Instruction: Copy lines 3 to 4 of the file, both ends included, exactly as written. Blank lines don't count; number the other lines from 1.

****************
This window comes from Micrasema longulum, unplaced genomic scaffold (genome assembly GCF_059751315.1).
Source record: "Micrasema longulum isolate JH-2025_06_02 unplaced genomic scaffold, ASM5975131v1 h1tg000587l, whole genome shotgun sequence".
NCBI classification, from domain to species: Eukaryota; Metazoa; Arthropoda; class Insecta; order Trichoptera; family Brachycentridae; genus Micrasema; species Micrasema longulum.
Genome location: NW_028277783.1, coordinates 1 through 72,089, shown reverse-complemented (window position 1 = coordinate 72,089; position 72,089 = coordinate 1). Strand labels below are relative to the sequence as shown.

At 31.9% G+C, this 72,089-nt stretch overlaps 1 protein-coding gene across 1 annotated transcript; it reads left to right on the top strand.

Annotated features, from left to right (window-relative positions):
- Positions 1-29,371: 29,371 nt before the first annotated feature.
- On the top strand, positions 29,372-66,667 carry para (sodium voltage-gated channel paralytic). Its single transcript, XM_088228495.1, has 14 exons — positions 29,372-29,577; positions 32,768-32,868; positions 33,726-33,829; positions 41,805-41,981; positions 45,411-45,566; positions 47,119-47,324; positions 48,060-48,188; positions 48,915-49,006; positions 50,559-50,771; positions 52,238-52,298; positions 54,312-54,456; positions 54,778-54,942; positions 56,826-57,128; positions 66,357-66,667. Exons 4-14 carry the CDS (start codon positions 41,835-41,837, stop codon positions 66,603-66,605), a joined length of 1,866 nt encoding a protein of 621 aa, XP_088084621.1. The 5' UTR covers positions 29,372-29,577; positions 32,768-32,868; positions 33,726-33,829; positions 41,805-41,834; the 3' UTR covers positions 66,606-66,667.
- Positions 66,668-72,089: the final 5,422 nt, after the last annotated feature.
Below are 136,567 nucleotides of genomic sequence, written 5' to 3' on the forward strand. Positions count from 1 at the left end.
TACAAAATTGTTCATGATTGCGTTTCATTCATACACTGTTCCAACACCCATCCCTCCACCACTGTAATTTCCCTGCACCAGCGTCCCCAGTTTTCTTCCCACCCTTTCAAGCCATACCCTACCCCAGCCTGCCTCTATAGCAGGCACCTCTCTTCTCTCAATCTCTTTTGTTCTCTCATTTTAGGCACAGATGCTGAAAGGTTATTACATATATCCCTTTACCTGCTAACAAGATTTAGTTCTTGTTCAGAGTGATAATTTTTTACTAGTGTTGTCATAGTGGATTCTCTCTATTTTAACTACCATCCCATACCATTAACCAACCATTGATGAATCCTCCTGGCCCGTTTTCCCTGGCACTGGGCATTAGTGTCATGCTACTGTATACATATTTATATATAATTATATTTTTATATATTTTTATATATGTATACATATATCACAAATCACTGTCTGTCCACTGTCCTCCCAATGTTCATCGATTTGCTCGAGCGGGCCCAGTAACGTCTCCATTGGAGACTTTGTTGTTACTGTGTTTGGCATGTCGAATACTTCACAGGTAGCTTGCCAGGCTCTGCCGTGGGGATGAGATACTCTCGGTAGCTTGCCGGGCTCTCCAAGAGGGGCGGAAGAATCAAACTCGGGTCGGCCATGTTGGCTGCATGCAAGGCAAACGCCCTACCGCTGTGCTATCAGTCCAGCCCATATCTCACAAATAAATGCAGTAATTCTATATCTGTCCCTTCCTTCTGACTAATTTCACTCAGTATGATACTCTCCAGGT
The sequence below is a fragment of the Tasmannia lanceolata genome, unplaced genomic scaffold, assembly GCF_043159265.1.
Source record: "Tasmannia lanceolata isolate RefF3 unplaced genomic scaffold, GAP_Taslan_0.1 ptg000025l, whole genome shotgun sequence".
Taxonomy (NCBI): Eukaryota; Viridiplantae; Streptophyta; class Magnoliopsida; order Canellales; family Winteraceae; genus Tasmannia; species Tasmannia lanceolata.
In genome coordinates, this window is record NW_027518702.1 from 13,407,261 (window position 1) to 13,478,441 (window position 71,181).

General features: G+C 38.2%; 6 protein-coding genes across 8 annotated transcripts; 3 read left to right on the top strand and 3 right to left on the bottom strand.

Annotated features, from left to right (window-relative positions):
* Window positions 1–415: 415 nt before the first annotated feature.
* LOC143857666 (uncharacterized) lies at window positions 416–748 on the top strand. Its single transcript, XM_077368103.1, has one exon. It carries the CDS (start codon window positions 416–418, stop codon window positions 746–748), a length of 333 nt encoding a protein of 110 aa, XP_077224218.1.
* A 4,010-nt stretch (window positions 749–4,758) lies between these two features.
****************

NCBI classification, from domain to species: Eukaryota; Metazoa; Arthropoda; class Insecta; order Trichoptera; family Brachycentridae; genus Micrasema; species Micrasema longulum.
Genome location: NW_028277783.1, coordinates 1 through 72,089, shown reverse-complemented (window position 1 = coordinate 72,089; position 72,089 = coordinate 1). Strand labels below are relative to the sequence as shown.